Remember last week’s first-ever poem published in a scientific journal? Turns out, it wasn’t the first. Reader Julia Deneva, a Cornell astronomer and fellow Bulgarian, alerts me to The Detection of Shocked Co/ Emission from G333.6-0.2 by New South Wales physicist J. W. V. Storey, a paper published as a 38-stanza poem, appeared in The Proceedings of the Astronomical Society of Australia in 1984. It was as much an act of creativity as it was one of vengeance. Deneva writes:

    The unfortunate astronomer who got scheduled last at the annual meeting of said society decided to take revenge and gave his talk in verse — and later submitted it for publication.

    The paper-poem is prefaced by the following hand-written note in the margin beside the first stanza:

    It is, needless to say, just as geekily charming as it sounds:

    I wrote my abstract, sent it in,
    With words that don’t offend.
    Imagine my horror to find that I
    Am scheduled at the end.

    Let me say, to be last speaker,
    There are very few things worse.
    And so this talk, to get revenge,
    Will be entirely in verse.

    The subject I address today
    Is that of star formation.
    And what we’ve found out recently
    About the situation.

    Stars start out as clouds of gas and
    Dust and bits of spinning stuff.
    Collapsing gravitationally
    Until they’re dense enough.

    They form themselves in little lumps,
    (Or so says this bloke Jeans).
    ‘Dynamic Instabilities’
    Whatever that term means.

    A protostar is thus created,
    Igniting nuclear fuel.
    Before too long the star begins
    To really lose its cool.

    A massive wind begins to blow;
    No one’s quite sure why.
    But it’s quite clear the gas and stuff
    Begins to really fly.

    Well, from all this result what’s called
    Protostellar outflow.
    Bipolar, fast, and hot as hell —
    We see it in CO.

    But radio can’t tell us much;
    There are but few transitions,
    And cool CO’s so common, it
    Confuses most positions.

    So, most of what we know of this
    Comes from the infrared —
    That bit of spectrum in the middle
    That decent people dread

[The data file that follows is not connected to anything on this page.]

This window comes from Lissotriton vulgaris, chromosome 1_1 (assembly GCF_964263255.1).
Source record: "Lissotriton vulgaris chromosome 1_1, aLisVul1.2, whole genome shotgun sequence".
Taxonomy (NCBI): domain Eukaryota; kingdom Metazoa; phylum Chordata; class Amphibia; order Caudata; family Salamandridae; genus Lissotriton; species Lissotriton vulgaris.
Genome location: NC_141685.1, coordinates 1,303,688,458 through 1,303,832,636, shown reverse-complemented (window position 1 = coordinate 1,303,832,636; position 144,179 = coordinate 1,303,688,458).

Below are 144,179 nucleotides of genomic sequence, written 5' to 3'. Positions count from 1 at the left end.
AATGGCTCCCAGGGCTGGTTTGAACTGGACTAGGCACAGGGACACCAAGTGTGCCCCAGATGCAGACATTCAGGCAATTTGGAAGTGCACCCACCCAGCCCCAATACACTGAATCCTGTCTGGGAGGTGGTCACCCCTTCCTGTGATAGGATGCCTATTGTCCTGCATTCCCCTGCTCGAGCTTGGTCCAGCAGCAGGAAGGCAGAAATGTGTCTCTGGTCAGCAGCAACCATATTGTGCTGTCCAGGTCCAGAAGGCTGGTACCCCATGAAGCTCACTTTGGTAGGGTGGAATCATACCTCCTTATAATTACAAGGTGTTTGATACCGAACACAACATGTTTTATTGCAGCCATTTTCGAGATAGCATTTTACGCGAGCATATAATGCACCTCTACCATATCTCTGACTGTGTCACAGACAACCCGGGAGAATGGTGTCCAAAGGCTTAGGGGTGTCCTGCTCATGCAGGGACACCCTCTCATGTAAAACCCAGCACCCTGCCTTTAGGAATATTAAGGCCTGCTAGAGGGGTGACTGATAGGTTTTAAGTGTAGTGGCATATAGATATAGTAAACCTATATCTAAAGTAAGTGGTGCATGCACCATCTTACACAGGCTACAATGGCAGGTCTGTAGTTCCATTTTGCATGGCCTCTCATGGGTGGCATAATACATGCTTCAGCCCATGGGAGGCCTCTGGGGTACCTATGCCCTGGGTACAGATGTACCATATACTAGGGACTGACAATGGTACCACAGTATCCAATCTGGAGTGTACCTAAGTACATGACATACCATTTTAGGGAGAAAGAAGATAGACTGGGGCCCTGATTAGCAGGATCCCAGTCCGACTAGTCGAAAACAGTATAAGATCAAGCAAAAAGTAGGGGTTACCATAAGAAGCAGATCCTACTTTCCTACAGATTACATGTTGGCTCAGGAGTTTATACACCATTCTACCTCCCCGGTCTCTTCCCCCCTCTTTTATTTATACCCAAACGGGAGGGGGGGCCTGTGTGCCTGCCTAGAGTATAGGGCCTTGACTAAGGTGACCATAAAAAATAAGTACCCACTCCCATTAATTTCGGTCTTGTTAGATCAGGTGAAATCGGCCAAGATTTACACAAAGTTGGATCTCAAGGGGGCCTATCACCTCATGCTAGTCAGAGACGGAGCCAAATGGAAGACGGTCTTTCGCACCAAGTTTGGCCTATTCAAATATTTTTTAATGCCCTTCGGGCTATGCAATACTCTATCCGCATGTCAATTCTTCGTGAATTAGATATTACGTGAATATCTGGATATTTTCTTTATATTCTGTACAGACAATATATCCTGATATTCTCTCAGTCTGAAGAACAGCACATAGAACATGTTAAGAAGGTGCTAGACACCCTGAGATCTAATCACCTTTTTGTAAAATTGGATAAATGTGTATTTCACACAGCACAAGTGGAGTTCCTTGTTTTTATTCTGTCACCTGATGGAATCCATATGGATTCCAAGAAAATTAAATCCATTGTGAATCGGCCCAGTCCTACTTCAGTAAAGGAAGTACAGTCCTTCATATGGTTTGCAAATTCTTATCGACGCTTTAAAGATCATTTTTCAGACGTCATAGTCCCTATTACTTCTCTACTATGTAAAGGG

Way back in 1976,
    2 Micron lines were found
    In Orion where, I’m sure you know,
    Molecules abound.

    Now everyone was most surprised,
    These lines put out much power.
    No one thought they’d be that strong —
    Not even Neugebauer.

    The lines were due to hydrogen
    Molecules, and they
    Don’t emit much until heated
    To at least two thousand K

    Well, people studied this for years,
    Finding H2 everywhere.
    But still these lines don’t tell you what
    Density is there.

    What we need’s another line:
    Density dependent.
    This view needs no genius
    In order to defend it.

    I’ve talked for several minutes now,
    (I’ve half an hour to go),
    I’m sure you’re most surprised I haven’t
    Mentioned yet the KAO

    Carbon monoxide, really hot,
    Has heaps of good transitions
    Depending critically upon
    The density conditions.

    These lines are in the far — IR,
    But wait — here’s the best bit –
    To see them you will need to use
    The KAO, you guessed it!

    In 1980, from the plane, we
    Found it in Orion,
    But no more CO could we find
    Despite long hours of flyin’.

    So models of Orion’s shock
    Were looking really grand,
    But it remained the only source
    We claimed to understand.

    We needed several other sources,
    All of which we’d then compare.
    But when we looked for shocked CO,
    We always found it wasn’t there.

    And so I searched for southern sources
    Of this shocked H2,
    And found it, in G333
    Point six, minus, naught point two.

    It’s really very, very bright
    And made us all quite happy.
    The data’s good, the lines are strong
    (Though the slide don’t look real snappy.)

    So, if we want to search again
    For shocked CO, and wouldn’t you?
    What better place than G333
    Point six, minus, naught point two!

    The problem with this new-found source,
    I hardly need to warn you,
    Is that it’s too far south to see
    From sunny California.

    And so to us the Kuiper came;
    In May last year it made it.
    The cost was astronomical,
    But NASA mainly paid it.

    Thus we made a set of flights
    From Richmond Airforce Base.
    One such flight is shown right here:
    Our tracks’s this dotted trace.

    How the instrument is made
    Upon this slide is told;
    It uses liquid helium
    To keep all these bits cold.

    Well, here’s the data — please don’t laugh,
    It often looks this way.
    A few times through the VAX and then
    We’ll publish it as Ap J.

    The line is there, I kid you not,
    This dip here’s just the sky.
    To see the peak you simply need
    A good impartial eye.

    Least-squares fitting gives a curve
    From which derive the facts.
    (Oh, let me thank the AAO
    For lending me their VAX.)

    Vlsr is fifty-three.
    It’s pleasing, as you see.
    The radio line velocities
    More or less agree.

    Intensity is really weak:
    It’s two point nought by ten.

  14. Oh Neruda.  Oh Neruda. 
    High Resolution

    Oh Neruda. 

    (via callmehats)